Welcome back to Passport to Espionage. In this installment we time trip to the 1960s, a decade in which a profusion of spies infiltrated the cinemas. Sean Connery debuted as James Bond in Dr. No (1962) and created a sensation. The era also brought a barrage of agents to television, beginning in 1960 with Danger Man (U.S. title Secret Agent) starring the wonderful Patrick McGoohan. In spy films of the period, the Bond paradigm was pervasive: tuxedo-clad operatives shed their formal wear to bed a multitude of bodacious babes.
They also displayed a penchant for expensive cars, imbibed with regularity, and, almost incidentally, dispatched countless enemies of the state. MGM hoped to create two potential franchises in the genre with its releases of Where the Spies Are and The Liquidator. Neither film managed to generate enough audience interest or accolades for the studio to proceed with the desired sequels, yet watching these movies now is nonetheless a gratifying throwback experience. They are divertissements infused with the obligatory nods to the Bond prototype.
The two films’ respective protagonists share certain commonalities. Both are amateurs recruited into Her Majesty’s Secret Service because of their perceived heroic conduct in World War II. In a black-and-white prologue, maladroit tank corps sergeant Boysie Oakes (portrayed by Rod Taylor in The Liquidator) inadvertently kills two men who are attempting to slay British Intelligence Major Mostyn (played by Trevor Howard.) Mostyn misinterprets the serendipity of the circumstances, completely unaware of Boysie’s innate ineptitude. After rising to the rank of Colonel during the Cold War, Mostyn becomes second in command of a highly classified program to exterminate double agents. He erroneously believes that Boysie is the perfect choice for the hit jobs; mistakenly presuming that Oakes possesses the necessary sangfroid and cunning to make the deaths appear accidental. When Oakes discovers that the perks of the job, which include a fancy bachelor flat and other luxury paraphernalia, come with the price tag of committing murder, he briefly rebels against the idea. But the lure of glamourous women and an extravagant lifestyle, not to mention threats from the government, make him rethink. And to devise a plan: He engages the services of Griffin, a proficient and highly discreet assassin for hire. Griffin (a role that wonderfully suits the comedic skills of actor Eric Sykes) muses that he “started life as an undertaker” and revels in inventive plans to execute his executions. In a laugh inducing montage, Boysie romps with lovely lasses while Griffin indulges in ingenious ways to achieve Mostyn’s desired “fatal ‘accidents.’” Griffin’s lethal creativity echoes plot elements of the 1949 quintessential black comedy Kind Hearts and Coronets, an iconic British film that elevated a multiple murders scheme to giddy and giggly heights of prosperousness.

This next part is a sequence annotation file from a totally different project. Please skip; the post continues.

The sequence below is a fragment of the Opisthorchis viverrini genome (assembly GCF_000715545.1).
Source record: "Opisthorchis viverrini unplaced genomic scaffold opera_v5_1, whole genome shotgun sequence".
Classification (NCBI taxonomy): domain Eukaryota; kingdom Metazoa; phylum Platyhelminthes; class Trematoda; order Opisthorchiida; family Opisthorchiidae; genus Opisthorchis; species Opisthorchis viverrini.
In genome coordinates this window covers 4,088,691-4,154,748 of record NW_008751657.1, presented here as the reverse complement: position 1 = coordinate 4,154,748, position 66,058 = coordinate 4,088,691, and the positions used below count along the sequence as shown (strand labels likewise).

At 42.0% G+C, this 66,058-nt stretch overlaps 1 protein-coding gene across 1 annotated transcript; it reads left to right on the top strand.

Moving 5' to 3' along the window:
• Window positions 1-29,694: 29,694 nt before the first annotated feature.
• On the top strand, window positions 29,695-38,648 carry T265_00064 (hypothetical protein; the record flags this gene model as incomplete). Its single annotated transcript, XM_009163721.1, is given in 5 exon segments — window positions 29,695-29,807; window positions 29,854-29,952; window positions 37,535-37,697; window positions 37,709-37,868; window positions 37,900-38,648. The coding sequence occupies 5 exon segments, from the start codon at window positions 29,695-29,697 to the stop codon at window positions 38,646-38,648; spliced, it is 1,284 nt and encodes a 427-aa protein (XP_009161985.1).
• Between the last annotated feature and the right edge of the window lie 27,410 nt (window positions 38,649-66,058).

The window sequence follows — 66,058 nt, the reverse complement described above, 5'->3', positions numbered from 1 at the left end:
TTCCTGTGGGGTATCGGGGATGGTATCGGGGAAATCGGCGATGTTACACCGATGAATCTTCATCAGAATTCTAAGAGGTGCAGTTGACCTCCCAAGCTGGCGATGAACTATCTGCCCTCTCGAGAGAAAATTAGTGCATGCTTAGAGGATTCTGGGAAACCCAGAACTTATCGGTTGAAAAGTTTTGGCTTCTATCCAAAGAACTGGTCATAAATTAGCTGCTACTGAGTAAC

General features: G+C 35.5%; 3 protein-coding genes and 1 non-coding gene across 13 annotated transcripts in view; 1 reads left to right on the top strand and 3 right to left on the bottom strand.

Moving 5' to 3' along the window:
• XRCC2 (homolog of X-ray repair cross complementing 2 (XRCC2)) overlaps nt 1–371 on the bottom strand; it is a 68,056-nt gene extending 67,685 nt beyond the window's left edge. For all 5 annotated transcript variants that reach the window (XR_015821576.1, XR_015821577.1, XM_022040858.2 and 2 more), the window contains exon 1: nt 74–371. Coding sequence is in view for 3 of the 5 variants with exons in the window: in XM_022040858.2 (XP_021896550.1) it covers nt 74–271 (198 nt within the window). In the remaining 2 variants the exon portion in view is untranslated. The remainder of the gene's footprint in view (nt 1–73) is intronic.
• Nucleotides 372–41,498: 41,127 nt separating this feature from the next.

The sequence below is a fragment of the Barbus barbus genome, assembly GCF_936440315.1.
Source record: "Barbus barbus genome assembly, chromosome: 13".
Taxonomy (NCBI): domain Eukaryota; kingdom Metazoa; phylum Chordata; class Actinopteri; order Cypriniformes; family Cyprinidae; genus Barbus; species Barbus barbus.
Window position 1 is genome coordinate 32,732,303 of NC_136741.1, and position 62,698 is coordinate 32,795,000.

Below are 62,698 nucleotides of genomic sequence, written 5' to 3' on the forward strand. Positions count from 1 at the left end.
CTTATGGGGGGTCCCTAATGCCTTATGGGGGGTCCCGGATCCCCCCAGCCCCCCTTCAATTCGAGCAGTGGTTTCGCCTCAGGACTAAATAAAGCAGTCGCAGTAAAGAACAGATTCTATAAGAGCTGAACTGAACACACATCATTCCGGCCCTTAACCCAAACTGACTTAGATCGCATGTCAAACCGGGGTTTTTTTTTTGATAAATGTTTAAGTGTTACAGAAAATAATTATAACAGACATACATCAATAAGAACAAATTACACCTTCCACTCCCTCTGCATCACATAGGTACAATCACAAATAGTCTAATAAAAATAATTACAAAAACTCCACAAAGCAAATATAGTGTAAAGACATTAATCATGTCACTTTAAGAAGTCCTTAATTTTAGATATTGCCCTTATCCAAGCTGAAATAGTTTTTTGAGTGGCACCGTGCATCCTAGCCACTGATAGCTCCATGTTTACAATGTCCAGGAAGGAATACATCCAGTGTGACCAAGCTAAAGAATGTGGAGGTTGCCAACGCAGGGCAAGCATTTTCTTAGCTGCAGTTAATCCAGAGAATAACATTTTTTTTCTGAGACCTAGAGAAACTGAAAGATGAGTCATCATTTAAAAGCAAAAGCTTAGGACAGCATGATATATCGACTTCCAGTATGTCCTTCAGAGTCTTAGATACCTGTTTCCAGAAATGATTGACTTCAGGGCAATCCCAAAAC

Despite the charade Boysie discovers that, when imperiled, his requisite espionage training and a fundamental sense of self-preservation do kick in. He pilots a weaponized military airplane, even though he has a fear of flying. And he physically culminates his protocol-defying romance with Mostyn’s secretary Iris MacIntosh (the fetchingly coquettish Jill St. John, who would continue her spy movie affiliation in 1971 as Bond Girl Tiffany Case in Diamonds Are Forever) in a neutralizing manner.
The Liquidator and Bond songstress Shirley Bassey figuratively reunited with St. John on Diamonds Are Forever. Bassey indelibly belted out the electrifying Goldfinger (1964) anthem and additionally crooned the Bond Moonraker (1979) title song. The chanteuse gave voice to The Liquidator titles and end credits numbers, lending a Bond feel to the score which was composed by Lalo Schifrin. Schifrin’s name is synonymous with the famous Mission Impossible theme music.
Director Jack Cardiff began his movie career as a cinematographer, winning an Academy Award for 1947’s Black Narcissus. He segued to directing in the late 1950s and received a Best Director Oscar nomination for 1960’s widely esteemed Sons and Lovers. Cardiff’s deft directorial touch combined with Rod Taylor’s daffy yet debonair performance as Boysie make The Liquidator a delightful lark. Based on the eponymous novel by John Gardner, The Liquidator is an espionage escapade that provides a dollop of much appreciated escapism.